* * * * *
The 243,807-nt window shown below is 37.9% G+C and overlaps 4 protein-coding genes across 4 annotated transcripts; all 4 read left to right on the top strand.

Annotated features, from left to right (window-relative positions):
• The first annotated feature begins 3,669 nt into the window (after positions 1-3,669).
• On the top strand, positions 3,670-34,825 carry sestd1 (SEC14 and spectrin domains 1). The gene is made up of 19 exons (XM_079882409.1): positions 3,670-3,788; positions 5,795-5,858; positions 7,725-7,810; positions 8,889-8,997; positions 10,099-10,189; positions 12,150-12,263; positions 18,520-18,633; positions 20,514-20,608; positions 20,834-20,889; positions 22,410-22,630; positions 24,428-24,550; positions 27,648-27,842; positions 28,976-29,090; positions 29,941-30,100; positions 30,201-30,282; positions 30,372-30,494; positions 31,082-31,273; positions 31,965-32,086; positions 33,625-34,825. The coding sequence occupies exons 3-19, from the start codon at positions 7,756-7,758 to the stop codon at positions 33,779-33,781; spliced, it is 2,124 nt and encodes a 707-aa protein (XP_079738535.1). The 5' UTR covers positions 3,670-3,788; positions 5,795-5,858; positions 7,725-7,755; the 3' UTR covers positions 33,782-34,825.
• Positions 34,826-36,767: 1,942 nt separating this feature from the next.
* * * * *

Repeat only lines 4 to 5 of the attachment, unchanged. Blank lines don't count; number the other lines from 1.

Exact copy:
• On the top strand, positions 3,670-34,825 carry sestd1 (SEC14 and spectrin domains 1). The gene is made up of 19 exons (XM_079882409.1): positions 3,670-3,788; positions 5,795-5,858; positions 7,725-7,810; positions 8,889-8,997; positions 10,099-10,189; positions 12,150-12,263; positions 18,520-18,633; positions 20,514-20,608; positions 20,834-20,889; positions 22,410-22,630; positions 24,428-24,550; positions 27,648-27,842; positions 28,976-29,090; positions 29,941-30,100; positions 30,201-30,282; positions 30,372-30,494; positions 31,082-31,273; positions 31,965-32,086; positions 33,625-34,825. The coding sequence occupies exons 3-19, from the start codon at positions 7,756-7,758 to the stop codon at positions 33,779-33,781; spliced, it is 2,124 nt and encodes a 707-aa protein (XP_079738535.1). The 5' UTR covers positions 3,670-3,788; positions 5,795-5,858; positions 7,725-7,755; the 3' UTR covers positions 33,782-34,825.
• Positions 34,826-36,767: 1,942 nt separating this feature from the next.